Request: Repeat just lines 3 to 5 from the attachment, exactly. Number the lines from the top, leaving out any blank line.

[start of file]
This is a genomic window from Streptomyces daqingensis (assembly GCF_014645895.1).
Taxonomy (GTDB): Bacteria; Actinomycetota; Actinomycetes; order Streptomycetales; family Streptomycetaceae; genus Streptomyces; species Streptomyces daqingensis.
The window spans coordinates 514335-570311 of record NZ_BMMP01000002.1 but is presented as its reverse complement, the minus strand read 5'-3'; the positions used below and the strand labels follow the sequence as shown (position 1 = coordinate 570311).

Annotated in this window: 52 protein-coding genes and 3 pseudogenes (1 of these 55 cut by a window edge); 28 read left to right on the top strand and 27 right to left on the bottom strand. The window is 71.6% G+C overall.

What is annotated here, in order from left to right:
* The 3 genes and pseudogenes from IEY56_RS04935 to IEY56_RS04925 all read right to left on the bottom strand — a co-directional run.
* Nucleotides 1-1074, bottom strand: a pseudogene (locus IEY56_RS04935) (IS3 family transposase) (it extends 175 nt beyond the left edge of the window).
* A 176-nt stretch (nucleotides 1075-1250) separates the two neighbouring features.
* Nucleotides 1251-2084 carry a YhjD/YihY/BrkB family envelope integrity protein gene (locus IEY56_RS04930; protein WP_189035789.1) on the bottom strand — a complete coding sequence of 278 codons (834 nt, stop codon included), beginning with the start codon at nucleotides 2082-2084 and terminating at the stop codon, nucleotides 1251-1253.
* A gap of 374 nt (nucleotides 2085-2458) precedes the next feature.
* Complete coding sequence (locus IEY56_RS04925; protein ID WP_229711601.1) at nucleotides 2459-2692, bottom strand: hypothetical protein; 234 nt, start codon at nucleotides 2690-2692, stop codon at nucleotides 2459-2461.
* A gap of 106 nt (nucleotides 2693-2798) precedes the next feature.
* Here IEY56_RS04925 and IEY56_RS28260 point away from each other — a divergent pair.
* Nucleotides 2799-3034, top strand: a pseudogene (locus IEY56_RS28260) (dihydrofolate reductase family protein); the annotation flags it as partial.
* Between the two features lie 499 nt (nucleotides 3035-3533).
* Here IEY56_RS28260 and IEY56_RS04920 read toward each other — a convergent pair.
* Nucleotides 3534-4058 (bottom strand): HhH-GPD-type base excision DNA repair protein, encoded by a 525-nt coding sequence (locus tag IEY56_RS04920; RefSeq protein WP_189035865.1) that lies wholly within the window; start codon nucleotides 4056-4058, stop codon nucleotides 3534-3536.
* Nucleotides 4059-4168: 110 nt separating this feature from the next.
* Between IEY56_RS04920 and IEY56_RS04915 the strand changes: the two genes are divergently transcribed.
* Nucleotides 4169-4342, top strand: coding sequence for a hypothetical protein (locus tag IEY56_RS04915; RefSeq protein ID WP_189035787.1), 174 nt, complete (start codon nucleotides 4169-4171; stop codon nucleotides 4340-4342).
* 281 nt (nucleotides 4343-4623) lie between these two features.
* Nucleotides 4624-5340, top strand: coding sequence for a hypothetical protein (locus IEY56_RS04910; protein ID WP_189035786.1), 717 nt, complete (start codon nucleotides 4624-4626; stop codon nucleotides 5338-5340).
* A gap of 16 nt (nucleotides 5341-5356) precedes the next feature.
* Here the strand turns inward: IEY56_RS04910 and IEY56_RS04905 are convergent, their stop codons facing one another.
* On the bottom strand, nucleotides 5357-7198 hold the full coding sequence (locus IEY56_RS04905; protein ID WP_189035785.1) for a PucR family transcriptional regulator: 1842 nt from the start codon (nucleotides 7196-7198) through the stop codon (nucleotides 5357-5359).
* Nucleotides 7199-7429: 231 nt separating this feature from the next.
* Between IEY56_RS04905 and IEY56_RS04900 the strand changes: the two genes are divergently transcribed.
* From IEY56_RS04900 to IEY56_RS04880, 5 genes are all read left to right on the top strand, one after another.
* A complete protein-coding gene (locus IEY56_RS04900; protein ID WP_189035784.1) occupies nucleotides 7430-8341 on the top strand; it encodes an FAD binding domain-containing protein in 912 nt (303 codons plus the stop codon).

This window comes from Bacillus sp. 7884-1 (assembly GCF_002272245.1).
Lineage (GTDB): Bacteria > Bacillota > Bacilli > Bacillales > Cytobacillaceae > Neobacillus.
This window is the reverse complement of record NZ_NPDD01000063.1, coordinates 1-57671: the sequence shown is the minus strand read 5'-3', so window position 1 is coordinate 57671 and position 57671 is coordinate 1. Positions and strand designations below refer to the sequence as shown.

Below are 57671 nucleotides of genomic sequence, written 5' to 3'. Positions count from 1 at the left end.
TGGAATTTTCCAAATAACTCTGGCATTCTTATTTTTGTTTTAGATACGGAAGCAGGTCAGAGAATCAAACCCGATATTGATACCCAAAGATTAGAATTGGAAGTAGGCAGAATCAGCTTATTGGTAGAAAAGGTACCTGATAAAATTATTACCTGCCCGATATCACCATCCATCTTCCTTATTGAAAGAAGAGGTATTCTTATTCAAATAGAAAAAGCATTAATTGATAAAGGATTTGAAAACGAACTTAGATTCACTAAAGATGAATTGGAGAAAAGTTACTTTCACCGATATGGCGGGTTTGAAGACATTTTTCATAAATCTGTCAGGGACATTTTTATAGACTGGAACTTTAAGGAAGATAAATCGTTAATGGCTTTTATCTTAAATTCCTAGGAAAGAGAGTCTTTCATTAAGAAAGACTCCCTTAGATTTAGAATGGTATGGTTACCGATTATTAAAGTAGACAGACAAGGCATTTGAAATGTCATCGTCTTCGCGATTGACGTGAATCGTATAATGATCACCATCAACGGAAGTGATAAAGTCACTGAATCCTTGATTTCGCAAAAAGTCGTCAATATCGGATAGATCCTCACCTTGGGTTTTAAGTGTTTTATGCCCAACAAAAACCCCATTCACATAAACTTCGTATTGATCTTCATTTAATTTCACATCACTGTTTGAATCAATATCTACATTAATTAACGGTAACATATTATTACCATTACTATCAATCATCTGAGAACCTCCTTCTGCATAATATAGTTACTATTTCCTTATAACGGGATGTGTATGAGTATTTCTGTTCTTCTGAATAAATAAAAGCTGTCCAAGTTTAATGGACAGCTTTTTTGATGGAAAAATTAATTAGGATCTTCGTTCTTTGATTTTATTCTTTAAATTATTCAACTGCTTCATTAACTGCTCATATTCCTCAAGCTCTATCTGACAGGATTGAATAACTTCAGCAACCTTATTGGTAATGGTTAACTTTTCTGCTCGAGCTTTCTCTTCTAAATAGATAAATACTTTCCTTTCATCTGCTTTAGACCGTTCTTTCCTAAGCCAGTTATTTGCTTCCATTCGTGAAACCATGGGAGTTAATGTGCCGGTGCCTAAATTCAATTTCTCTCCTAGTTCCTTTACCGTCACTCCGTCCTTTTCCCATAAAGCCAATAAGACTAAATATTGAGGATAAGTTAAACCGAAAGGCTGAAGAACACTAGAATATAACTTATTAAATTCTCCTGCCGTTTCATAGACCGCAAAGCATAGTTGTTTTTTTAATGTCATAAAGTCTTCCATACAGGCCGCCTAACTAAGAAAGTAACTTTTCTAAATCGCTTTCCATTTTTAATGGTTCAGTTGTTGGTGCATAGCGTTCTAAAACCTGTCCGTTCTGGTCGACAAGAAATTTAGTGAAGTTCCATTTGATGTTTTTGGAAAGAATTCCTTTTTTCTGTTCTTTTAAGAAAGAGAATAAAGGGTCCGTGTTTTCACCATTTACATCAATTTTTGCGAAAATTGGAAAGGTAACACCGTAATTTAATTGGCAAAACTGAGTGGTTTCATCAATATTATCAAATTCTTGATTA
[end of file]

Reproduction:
The window spans coordinates 514335-570311 of record NZ_BMMP01000002.1 but is presented as its reverse complement, the minus strand read 5'-3'; the positions used below and the strand labels follow the sequence as shown (position 1 = coordinate 570311).

Annotated in this window: 52 protein-coding genes and 3 pseudogenes (1 of these 55 cut by a window edge); 28 read left to right on the top strand and 27 right to left on the bottom strand. The window is 71.6% G+C overall.

What is annotated here, in order from left to right: